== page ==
As legislation for college athletes’ NIL rights is being debated, what continues to come out of the FBI’s investigation into college basketball and shoe company payments might be a little overlooked.
Maybe it shouldn’t ($$).
On Monday, the NCAA served Louisville with a Notice of Allegations based largely on evidence produced by the FBI’s investigation into college basketball. The most serious charges involve payments that were allegedly arranged by two assistant coaches and a pair of employees at Adidas: Jim Gatto, who was then director of global sports marketing for basketball, and Merl Code, a consultant. The first sentence in the allegation identifies “the Adidas corporation” as a “representative of the institution’s athletic interests.” This is NCAA-speak for “booster,” a term commonly applied to someone who donates to an athletic department.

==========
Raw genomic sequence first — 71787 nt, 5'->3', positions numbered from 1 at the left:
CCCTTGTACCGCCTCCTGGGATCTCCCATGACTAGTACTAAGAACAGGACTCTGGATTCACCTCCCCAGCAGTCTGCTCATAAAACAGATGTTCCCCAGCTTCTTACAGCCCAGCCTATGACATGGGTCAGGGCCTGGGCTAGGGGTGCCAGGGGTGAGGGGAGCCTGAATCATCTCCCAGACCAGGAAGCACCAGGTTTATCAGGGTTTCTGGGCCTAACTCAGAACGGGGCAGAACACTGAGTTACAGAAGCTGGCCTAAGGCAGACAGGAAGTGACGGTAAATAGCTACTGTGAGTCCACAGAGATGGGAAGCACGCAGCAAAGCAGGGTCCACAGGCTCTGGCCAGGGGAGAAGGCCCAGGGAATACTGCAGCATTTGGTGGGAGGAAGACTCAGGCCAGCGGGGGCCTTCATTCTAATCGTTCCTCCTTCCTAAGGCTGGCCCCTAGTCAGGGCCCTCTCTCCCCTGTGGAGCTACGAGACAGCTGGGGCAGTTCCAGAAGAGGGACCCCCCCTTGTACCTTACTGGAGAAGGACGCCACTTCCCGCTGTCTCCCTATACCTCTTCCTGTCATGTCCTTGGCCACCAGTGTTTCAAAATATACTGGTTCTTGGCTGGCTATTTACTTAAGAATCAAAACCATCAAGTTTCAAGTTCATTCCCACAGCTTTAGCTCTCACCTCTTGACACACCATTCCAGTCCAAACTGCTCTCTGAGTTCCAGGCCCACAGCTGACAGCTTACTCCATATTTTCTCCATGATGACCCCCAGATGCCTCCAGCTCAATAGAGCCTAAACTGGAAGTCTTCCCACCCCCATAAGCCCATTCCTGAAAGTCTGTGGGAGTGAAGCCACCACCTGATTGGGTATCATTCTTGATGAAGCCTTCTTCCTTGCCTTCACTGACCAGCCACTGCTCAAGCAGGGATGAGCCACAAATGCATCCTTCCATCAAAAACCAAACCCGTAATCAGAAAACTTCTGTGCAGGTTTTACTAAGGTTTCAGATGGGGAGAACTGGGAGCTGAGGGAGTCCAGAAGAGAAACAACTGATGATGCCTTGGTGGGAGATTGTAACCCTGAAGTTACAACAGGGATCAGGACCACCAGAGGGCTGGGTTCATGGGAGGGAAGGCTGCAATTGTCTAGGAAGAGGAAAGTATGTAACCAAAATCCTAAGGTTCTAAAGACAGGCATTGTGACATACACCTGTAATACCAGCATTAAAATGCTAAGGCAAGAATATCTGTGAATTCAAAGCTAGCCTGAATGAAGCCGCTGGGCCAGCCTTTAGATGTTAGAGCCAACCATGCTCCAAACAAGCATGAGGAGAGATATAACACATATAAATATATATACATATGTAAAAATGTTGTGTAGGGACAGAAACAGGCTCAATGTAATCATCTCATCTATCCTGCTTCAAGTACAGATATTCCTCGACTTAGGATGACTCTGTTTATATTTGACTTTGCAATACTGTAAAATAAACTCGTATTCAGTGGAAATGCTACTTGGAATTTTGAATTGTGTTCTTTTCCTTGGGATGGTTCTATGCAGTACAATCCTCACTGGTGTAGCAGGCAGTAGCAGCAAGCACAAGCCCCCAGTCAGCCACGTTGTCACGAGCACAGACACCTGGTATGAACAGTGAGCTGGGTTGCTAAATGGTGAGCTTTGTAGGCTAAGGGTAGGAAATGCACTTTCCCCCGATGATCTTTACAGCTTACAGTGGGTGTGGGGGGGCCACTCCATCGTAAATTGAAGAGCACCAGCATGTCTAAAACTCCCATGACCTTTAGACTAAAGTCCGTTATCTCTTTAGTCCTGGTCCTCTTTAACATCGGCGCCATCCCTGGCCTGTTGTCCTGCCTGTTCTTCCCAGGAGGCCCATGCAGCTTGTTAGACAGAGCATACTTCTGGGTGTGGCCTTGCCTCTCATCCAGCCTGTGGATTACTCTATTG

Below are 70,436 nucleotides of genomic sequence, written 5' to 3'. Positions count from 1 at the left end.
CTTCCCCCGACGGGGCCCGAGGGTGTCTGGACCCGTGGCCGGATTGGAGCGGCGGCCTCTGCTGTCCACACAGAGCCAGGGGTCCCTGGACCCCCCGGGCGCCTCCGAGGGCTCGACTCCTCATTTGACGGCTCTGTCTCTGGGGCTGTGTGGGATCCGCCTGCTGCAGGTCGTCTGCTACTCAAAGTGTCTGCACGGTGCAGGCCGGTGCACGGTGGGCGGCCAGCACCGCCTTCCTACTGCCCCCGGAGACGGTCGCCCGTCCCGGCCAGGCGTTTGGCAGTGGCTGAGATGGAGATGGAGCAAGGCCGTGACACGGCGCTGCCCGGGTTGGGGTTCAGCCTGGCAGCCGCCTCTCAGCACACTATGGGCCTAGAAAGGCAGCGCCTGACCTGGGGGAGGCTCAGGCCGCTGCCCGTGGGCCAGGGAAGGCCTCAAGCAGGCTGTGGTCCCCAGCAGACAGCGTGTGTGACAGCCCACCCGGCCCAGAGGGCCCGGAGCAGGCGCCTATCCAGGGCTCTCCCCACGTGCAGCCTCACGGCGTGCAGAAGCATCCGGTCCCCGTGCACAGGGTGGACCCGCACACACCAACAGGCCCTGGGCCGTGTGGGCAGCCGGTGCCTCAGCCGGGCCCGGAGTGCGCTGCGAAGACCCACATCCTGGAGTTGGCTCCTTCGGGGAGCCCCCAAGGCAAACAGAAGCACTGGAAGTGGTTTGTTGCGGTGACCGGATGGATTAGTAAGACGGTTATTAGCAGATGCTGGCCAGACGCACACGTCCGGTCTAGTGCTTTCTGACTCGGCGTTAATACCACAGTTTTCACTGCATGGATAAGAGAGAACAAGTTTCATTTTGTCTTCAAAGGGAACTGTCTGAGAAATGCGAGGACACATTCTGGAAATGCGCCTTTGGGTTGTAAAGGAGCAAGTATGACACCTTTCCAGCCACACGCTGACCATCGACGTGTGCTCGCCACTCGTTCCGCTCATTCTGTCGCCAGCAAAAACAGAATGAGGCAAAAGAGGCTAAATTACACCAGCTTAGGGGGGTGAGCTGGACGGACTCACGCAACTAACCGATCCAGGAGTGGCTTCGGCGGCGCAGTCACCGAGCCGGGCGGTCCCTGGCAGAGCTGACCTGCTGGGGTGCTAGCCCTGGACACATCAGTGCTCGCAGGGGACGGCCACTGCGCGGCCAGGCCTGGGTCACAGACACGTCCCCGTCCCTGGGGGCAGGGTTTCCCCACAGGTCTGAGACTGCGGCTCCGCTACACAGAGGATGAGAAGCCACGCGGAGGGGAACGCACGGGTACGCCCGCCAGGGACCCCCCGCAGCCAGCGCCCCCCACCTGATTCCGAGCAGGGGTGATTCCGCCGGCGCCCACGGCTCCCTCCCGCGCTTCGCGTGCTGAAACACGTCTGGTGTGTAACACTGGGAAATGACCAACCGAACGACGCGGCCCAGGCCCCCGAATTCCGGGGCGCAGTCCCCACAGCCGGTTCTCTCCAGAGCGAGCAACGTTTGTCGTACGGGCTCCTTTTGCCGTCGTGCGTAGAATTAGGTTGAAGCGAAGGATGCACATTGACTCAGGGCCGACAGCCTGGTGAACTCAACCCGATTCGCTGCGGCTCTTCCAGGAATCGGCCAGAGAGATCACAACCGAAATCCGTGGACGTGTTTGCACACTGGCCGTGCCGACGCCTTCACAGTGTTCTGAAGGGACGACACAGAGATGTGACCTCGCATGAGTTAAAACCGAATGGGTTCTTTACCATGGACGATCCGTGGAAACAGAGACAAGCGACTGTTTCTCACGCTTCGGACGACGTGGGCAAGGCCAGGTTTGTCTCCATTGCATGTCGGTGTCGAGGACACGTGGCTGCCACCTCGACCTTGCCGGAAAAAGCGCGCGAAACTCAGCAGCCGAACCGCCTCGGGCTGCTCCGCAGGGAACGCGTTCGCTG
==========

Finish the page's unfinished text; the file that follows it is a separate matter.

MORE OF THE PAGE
The booster claim echoed ones that were also made in NOAs the NCAA has served to N.C. State and Kansas.
And here’s the money quote (see what I did there?).
“It kind of shocked me,” says Notre Dame coach Mike Brey, who recently served as president of the National Association of Basketball Coaches. “I never thought of it like that. If there’s money changing hands, then yeah, they’re a booster, but I don’t think any of us look at the support we get from sneaker companies and think of that as violations. They’re giving us information to help close the deal (with recruits).” [Emphasis added.]
Interesting to watch a can of worms being opened in real time, but there you are. This has the potential to go in a lot of different directions, if the NCAA so chooses.